As Forescout’s designated operational technology (OT) and industrial control system (ICS) road warrior, I get the fantastic opportunity to consult with the industrial community about their OT/ICS security pain points. Companies I deal with in transportation, chemical, oil & gas, manufacturing, power generation, mining and other industries aren’t slackers by any means. Many are household names, and their management is all for allocating funds toward “improving security.” What is often lacking, though, is the clear direction as to what “improving security” actually entails. In most cases, my recommendation is to look to a well-known security framework for guidance. One such framework I like to reference is the SANS Top 20 Critical Controls.
Which SANS Critical Control is most critical?
The SANS Top 20 Critical Controls defines 20 information security controls that an organization can implement to improve their cybersecurity posture. Critical Control number one is Hardware Asset Management (HWAM), and for good reason. Unless you have a clear understanding of every device that is present on your network, you can’t assess the effectiveness of any additional security controls that are introduced after that. When you think about the Software Asset Management (SWAM) control, any approach to solving it will vary from one hardware platform to another. When you think about the Configuration Management control, the approach for solving it will vary not only by hardware type, but by software type as well. The same is true for Vulnerability Management. This is absolutely a linear process.
What happens when we start skipping steps?
Assume you’re told that there is a new malware exploiting a critical vulnerability in Microsoft Windows. The concern is that if a system is infected with this malware, the corresponding network propagation could bring down the process control devices in the ICS network. A data call is established, and the team looks at their last inventory, which establishes that there are X number of Windows devices that need to be checked for the patch. The team identifies all inventoried devices, patches them in an emergency maintenance window, and you report that you are 100% patched. A few weeks goes by, and then it happens: the malware is propagating through the network and you have several manufacturing devices that keep dropping offline as a result. Nightmare scenario. The hunt team comes in and locates an additional set Windows devices that were not present in the inventory and have been infected with the malware. Turns out, that while you were reporting 100% compliance, that was only for the Windows devices that you actually knew about.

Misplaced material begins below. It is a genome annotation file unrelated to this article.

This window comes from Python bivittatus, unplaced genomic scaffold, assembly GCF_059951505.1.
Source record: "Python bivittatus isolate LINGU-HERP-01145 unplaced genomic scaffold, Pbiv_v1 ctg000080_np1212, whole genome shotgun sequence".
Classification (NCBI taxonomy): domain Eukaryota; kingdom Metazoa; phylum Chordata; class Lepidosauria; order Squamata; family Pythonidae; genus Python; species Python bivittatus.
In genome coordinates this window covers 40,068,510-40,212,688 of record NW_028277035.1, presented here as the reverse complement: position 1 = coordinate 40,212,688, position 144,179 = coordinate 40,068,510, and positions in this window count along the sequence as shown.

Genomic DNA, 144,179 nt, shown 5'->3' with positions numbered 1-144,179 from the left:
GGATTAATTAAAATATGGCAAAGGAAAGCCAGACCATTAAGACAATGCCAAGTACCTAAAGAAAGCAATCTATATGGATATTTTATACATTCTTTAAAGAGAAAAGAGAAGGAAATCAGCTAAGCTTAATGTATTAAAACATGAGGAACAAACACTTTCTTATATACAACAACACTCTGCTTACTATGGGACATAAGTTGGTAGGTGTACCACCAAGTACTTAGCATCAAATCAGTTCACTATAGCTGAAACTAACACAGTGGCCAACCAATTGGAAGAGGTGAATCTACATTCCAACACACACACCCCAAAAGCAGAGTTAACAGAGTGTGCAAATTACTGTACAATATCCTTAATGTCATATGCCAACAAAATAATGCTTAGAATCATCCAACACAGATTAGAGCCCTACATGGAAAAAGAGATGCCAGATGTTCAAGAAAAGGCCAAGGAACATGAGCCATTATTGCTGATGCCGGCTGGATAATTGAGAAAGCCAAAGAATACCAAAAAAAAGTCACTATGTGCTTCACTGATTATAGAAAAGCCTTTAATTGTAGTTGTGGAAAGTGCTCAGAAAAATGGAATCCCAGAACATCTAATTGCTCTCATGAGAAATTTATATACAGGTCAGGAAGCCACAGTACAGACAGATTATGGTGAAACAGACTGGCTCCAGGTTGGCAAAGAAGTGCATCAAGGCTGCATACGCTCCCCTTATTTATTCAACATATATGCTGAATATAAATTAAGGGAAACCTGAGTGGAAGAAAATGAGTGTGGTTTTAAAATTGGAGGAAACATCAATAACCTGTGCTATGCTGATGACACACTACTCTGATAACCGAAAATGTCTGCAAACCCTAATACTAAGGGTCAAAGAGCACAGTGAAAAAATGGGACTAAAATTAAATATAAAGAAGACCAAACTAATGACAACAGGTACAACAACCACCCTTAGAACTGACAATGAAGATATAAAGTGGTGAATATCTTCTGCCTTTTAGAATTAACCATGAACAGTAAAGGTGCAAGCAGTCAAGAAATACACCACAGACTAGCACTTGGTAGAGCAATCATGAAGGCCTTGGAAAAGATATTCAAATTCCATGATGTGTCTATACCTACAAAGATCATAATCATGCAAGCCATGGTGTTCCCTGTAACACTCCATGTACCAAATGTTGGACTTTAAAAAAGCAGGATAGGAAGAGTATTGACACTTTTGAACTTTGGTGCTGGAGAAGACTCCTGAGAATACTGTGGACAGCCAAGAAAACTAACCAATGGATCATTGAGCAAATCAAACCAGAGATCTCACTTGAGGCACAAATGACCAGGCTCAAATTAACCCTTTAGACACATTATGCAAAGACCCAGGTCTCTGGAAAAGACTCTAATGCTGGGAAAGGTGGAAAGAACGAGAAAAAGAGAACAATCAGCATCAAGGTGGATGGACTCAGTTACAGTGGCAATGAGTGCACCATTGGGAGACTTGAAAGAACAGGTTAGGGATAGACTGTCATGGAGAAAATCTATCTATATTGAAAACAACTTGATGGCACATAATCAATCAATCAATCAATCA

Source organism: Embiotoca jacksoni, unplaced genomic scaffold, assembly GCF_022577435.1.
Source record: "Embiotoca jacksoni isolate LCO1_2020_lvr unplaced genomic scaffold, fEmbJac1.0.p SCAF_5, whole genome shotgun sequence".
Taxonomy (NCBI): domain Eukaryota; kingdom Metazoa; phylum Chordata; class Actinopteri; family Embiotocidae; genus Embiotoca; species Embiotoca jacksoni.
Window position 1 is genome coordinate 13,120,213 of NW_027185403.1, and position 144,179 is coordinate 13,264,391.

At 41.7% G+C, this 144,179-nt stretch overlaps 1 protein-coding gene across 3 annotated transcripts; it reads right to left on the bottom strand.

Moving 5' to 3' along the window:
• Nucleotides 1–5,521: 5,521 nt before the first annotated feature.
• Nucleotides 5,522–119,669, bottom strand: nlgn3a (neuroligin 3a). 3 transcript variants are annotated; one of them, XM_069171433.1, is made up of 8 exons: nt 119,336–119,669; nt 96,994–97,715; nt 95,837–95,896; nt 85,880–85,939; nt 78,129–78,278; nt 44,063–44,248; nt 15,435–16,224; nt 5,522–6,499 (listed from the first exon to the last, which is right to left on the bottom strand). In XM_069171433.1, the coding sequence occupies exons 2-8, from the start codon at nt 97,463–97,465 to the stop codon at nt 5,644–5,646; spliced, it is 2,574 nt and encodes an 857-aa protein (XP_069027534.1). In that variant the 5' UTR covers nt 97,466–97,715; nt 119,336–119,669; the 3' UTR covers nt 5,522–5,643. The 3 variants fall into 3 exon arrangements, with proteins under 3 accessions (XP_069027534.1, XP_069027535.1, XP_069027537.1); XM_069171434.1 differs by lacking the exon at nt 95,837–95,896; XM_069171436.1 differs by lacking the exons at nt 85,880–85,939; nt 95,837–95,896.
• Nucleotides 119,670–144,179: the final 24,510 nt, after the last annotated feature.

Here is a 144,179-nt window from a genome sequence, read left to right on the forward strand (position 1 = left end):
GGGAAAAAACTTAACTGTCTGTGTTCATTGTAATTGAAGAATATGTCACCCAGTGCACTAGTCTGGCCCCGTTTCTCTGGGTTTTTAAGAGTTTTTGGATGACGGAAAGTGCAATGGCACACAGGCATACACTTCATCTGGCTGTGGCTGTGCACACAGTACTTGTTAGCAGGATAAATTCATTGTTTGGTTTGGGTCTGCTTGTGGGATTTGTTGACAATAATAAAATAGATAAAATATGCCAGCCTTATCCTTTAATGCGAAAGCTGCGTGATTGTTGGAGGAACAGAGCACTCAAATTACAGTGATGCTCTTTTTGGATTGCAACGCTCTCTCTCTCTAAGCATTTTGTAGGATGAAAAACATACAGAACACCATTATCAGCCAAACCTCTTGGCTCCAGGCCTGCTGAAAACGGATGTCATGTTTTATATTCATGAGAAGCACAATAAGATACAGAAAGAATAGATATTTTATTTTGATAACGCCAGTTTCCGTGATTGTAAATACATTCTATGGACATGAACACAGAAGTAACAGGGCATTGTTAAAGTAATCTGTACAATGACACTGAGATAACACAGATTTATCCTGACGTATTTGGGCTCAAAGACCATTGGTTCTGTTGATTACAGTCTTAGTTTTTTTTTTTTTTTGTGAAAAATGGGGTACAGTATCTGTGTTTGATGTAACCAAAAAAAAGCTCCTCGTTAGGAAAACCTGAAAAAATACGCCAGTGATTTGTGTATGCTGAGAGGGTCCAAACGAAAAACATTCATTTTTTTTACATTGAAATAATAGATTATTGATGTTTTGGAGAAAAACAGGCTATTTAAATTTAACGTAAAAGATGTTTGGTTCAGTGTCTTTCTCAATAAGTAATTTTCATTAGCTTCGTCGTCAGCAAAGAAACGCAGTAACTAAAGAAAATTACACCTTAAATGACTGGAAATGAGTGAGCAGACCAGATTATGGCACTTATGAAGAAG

Situations like the one described above are not at all far-fetched, and the only way to get ahead of them is by having more visibility to every single device that is present on your network. In other words, fully embracing HWAM as the foundational element for which the remainder of your information security program is built upon.
HWAM is second-nature to Forescout
Forescout is solving for HWAM in OT/ICS environments today through integration with the network infrastructure, integration with existing inventory solutions, and a comprehensive set of both passive and active capabilities designed to learn the various endpoint attributes that are required to execute HWAM successfully; this is why Forescout CounterACT® is the foundation for many of my industrial customers’ information security programs. This ability to learn about assets in OT/ICS networks without the risks associated with other less flexible approaches is incredibly important to owners of operational technology systems. Once HWAM is in place, everything else can follow naturally—from Software Asset Management, to Configuration Management, to Vulnerability Management, on to the 16 additional controls layered on afterwards. All are important capabilities, but not without embracing HWAM first.